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Adobe Illustrator has long been a popular vector–based drawing program, but for many the learning curve is steep. In Illustrator CS4 One-on-One: Fundamentals, author and leading industry expert Deke McClelland shows users how to get in to the Illustrator mindset and overcome this learning curve. He covers the application's key features in a new way, making it simple and easy to master Illustrator. Deke teaches viewers how to use the core drawing and shape tools, the transformation and reshaping features, text, and the Pen tool. He also explains how to export and print. Even if learning Illustrator has been a struggle in the past, this training can help make sense of it. Exercise files accompany the course.
In the last exercise we drew a nose. In this one we are going to draw a mouth. We are going to do it using both the Scissors tool and the Join command working together. So we saw Scissors and Join in the previous chapter. Now we are going to see them joining forces, as it were. So I'm still working inside the Face time.ai file. All I have done is draw a nose so far. I'm going to Ctrl-click or Command-click on the eyeball in front of the My drawing layer, in order to switch this layer in particular, just this one layer, back to the Outline Mode and we are going to draw the mouth.
So again, we are using the Ellipse tool. I cannot stress how very, very useful the Ellipse tool is and I have this love affair with Ellipses in general inside of computer graphics applications, because they are very organic, and they end up doing a pretty good job of tracing a lot of the things we see in the real world. But anyway, I'm just going to go ahead and grab the Ellipse tool here. And this is a fairly, of course, simplified graphic. I think we can all agree on that. I am going to drag around this side of the mouth right there, and I'm Spacebar moving it into a place, and I'm going to press the Shift key to make sure that we get a circle. I think I have got this exactly where I want it to be. So I'm going to go ahead and release my mouse button and then release the keys.
Now let's go ahead and click on the Eraser tool and get the Scissors tool right there; I can press the C key. Go ahead and grab it. Click on this top point, click on the bottom point. That's one way to do it. Undo, Undo, Ctrl+Z, Ctrl+Z. That's Command+Z, Command +Z on the Mac of course. Here is another way to work. I'll click off the shape. I'll click on this top point. I'll Shift-click on the bottom point, so they are both selected. Now I can go to this guy right there that says Cut path at selected anchor points, cut, and now its cut at both of these points, so we have two separated halves of the circle. Now, I'm going to drag this guy over here like so.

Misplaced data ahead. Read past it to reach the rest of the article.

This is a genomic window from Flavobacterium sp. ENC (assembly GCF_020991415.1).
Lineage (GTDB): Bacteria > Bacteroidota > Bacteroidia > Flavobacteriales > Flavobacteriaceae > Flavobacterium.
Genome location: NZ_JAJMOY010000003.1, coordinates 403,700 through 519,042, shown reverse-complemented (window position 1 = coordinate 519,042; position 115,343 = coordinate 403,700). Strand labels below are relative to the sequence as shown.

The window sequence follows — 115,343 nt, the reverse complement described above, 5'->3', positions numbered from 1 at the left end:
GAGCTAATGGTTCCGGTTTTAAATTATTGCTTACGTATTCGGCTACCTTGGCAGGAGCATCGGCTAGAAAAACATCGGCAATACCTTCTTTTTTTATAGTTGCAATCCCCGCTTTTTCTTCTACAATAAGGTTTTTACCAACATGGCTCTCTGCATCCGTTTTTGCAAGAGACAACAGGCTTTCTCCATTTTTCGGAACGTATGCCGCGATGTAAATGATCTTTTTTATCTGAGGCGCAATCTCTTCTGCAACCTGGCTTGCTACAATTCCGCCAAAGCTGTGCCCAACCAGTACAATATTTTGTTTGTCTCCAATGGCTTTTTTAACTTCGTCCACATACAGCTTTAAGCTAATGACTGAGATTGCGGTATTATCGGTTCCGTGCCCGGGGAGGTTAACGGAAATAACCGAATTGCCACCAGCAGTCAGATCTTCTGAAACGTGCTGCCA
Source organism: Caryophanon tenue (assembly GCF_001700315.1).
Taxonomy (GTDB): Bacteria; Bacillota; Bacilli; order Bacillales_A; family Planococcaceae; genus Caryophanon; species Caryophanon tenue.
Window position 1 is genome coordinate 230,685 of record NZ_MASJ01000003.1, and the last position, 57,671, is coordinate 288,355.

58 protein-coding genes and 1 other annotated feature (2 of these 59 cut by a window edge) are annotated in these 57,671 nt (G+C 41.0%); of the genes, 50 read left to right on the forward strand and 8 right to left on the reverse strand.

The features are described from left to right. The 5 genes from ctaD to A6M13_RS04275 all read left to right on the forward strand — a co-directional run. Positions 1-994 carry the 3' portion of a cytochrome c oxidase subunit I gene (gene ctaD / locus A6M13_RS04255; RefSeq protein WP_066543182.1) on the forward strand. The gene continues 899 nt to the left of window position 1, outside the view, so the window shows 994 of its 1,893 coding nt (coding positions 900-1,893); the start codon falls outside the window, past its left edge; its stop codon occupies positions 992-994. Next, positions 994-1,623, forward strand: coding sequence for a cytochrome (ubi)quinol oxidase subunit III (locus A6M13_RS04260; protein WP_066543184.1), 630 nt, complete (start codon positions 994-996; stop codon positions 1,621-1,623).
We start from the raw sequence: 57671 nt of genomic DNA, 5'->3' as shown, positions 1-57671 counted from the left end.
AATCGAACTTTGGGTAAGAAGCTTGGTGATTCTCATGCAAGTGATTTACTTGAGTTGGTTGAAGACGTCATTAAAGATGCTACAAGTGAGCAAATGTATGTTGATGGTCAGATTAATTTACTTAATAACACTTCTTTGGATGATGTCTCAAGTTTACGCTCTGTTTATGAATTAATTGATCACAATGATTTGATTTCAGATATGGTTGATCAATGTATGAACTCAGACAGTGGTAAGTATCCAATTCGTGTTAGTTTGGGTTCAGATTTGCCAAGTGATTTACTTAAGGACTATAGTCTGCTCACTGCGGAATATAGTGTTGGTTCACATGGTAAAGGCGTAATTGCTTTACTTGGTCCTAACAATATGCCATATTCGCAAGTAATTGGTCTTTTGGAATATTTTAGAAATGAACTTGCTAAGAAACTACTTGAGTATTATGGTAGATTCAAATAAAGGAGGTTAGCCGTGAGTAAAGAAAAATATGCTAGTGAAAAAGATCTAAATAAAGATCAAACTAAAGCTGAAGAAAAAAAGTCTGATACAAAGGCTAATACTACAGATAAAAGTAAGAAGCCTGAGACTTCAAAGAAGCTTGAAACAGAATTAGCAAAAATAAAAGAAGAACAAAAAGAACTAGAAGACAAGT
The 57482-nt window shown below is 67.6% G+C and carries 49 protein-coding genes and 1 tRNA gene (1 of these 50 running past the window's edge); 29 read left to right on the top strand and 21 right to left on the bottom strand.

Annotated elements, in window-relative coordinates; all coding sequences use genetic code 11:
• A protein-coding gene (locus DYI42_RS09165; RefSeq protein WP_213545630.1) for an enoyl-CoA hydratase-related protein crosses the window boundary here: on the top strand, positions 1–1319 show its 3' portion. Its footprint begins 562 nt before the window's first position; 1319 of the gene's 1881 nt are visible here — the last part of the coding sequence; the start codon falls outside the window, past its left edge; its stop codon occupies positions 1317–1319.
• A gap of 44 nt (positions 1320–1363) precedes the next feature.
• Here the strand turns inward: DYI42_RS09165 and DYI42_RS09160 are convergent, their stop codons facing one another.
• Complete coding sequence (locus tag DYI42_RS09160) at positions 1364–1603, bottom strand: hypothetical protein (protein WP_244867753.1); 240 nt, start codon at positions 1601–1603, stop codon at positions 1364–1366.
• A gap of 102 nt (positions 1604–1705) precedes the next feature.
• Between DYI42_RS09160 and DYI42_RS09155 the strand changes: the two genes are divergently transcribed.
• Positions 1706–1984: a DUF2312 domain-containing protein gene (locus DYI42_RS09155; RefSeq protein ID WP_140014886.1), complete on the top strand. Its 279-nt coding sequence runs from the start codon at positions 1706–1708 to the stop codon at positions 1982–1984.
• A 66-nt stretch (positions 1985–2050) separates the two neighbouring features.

They are separated from each other. I just love that function. That feature I just showed you up in the Control palette, that is not that old. I think it came around in the last version, in Illustrator CS3. Let's go ahead and marquee these two points to select them. Then I'm going to join them together by going up to this guy right there and clicking on Connect selected end points. Bang, they are connected. So that's how the Join command works. When you have two end points that are not coincident, that are not directly on top of each other, then it connects them with the straight segment.
Now at this point, I can Alt-click to select the entire path, or I can just go up to the Black Arrow tool and click on this path to select it, so I get the entire thing selected. I don't see that option anymore, but I can go up to the Object menu, I can choose Path, and I can choose Join, and it will automatically join the only two end points it could find. So every once in a while it gets kind of smart, which is kind of nice actually. Then let's draw the line between, right through the center of the mouth, and I'm going to do that using our old friend, the Line Segment tool. I'm going to start from here. This is one way to work. I'm going to start from this center point right there, and I'm going to drag out like so, and then I'm going to press and hold the Alt key or the Option key on the Mac and I'm going to press the Shift key as well, so I have both Shift and Alt or Shift and Option down, and then I'll snap into alignment right there. I drew a line right through the center of the mouth.
Let's see what it looks like. Ctrl- click on the eyeball, Command-click on the eyeball on the Mac. Nice! We have a nose and a mouth, thanks to not only our ability to draw geometric shapes, but also thanks to our ability to edit them, to modify them, to suit our purposes here inside Illustrator.
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